Samsung HW-Q990D review

A complete Dolby Atmos sound system in a box Tested at £1699 / $1400 / AU$1999

Samsung HW-Q990D soundbar system soundbar, surrounds, subwoofer and remote on wooden TV rack
(Image: © What Hi-Fi?)

What Hi-Fi? Verdict

The Q990D delivers Dolby Atmos (and DTS:X) in a way that very few soundbar packages can match, and the added HDMI 2.1 support will be a game-changer for some


  • +

    Large, immersive and three-dimensional sound

  • +

    Dynamic, weighty and detailed

  • +

    Two HDMI 2.1 inputs


  • -

    Very occasional bassy crackle

  • -

    Hard-to-read display

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At the risk of pointing out the blooming obvious, Samsung sells a lot of TVs. And, while we have no actual evidence, we predict that it absolutely hates it when people combine those TVs with soundbars from other brands.

That’s why it (and fellow/rival TV-producing mega-brand LG) is so determined to produce market-leading soundbars of its own. It’s been getting steadily closer to that lofty ambition in recent years, too, with last year’s flagship Q990C model falling just a whisker short of a five-star verdict.

That model’s replacement, the Q990D, is now looking to achieve what its predecessor couldn’t quite. Conceptually, little has changed: this is a full system consisting of a soundbar, wireless subwoofer and two wireless surround speakers, with a massive 11.1.4 total channel count. Feature upgrades are few but meaningful, particularly for gamers, but the real upgrade is to the sound.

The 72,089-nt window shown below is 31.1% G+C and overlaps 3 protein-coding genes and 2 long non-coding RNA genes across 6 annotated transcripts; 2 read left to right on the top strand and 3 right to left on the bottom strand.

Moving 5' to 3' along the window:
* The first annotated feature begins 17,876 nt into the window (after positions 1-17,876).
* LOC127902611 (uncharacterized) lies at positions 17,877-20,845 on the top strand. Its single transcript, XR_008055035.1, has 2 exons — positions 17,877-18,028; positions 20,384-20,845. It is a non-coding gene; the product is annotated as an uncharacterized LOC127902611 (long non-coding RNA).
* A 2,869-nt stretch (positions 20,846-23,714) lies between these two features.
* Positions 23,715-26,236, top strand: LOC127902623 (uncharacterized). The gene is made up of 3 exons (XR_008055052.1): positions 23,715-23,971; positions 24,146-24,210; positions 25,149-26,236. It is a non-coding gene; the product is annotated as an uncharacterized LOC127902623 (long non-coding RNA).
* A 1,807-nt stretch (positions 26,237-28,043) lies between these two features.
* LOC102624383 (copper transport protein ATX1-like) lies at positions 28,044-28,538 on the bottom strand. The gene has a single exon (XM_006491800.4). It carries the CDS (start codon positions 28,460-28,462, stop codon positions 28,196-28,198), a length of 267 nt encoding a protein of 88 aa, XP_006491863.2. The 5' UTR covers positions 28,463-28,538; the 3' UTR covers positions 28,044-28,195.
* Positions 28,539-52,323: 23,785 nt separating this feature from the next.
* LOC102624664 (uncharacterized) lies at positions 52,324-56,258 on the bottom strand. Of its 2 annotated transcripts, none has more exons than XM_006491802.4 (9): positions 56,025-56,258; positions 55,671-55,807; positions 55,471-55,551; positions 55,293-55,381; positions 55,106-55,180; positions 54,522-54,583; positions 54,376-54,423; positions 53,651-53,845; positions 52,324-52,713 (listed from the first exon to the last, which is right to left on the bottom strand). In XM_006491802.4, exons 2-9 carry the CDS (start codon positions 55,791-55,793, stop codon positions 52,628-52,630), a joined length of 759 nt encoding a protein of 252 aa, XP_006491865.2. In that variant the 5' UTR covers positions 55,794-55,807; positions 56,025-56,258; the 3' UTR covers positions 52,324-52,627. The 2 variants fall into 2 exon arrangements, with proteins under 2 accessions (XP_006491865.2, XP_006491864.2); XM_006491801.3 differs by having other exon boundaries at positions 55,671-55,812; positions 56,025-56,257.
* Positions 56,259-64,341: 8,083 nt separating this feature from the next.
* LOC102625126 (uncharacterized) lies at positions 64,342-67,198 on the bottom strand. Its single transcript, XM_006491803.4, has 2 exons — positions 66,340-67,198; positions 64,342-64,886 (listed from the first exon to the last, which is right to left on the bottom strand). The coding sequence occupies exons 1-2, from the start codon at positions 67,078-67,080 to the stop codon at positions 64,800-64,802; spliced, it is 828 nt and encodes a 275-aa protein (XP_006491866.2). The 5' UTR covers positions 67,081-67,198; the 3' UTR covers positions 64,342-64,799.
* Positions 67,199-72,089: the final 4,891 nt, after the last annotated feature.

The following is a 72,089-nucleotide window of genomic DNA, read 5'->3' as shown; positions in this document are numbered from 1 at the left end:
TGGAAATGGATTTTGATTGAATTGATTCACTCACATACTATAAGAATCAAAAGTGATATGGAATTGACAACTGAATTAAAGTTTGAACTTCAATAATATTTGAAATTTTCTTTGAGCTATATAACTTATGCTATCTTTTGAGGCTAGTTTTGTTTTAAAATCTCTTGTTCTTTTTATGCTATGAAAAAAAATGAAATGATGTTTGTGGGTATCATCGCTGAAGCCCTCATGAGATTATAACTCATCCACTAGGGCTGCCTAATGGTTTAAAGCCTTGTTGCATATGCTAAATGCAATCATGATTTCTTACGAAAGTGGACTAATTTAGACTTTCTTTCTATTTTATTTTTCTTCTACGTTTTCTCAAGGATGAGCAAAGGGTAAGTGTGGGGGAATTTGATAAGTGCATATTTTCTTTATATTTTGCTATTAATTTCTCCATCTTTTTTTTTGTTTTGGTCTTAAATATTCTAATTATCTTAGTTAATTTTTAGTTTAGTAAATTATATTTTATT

Samsung HW-Q990D soundbar system on wooden TV rack

(Image credit: What Hi-Fi?)

The launch price of the Samsung HW-Q990D is £1699 / $2000 / AU$2099, but it is already available with some decent discounts. Expect that discounting to continue throughout the year – the outgoing Q990C, which launched at a very similar price to the Q990D, is now available for around £900 / $1100 / AU$1500.

While the Q990D is certainly a premium proposition, it’s worth bearing in mind that an equivalent Sonos set-up consisting of an Arc, Sub and two Era 300 speakers (the so-called Ultimate Immersive Setup with Arc) will set you back £2076 / $2076 / AU$4081.

Our current soundbar Product of the Year, the Sony HT-A7000, costs £1299 / $999 / AU$1699 for just the ’bar alone. Adding the appropriate subwoofer and wireless speakers would take the total to around £2500 / $2100 / AU$3500.

The JBL Bar 1300 is another soundbar system that is similarly priced to the Samsung Q990D, but its detachable, battery-powered speakers won’t be for everyone (though they will be very appealing to others). The Yamaha True X Soundbar System is another opinion at this level, but its sound is lacking some of the height that many will be looking for from a Dolby Atmos system.

In other words, for a full system with the sort of feature set that it has, the Q990D actually looks like pretty good value – and it will only become more so as those additional discounts appear.


Samsung HW-Q990D soundbar system detail of end of soundbar

(Image credit: What Hi-Fi?)

Other than a slightly darker shade of grey that makes it almost black, the Q990D looks more or less identical to the Q990C it replaces, and that looked very similar to the Q990B of the previous year. The angular, monolithic design of the bar and satellites is starting to look a bit dated and will be a bit too severe for some tastes, but there are plenty of sensible design elements, such as the fairly non-reflective finish and relatively stout height of the bar at just under 7cm, which means the system blends into a dark room and doesn’t obstruct the bottom of a typical TV.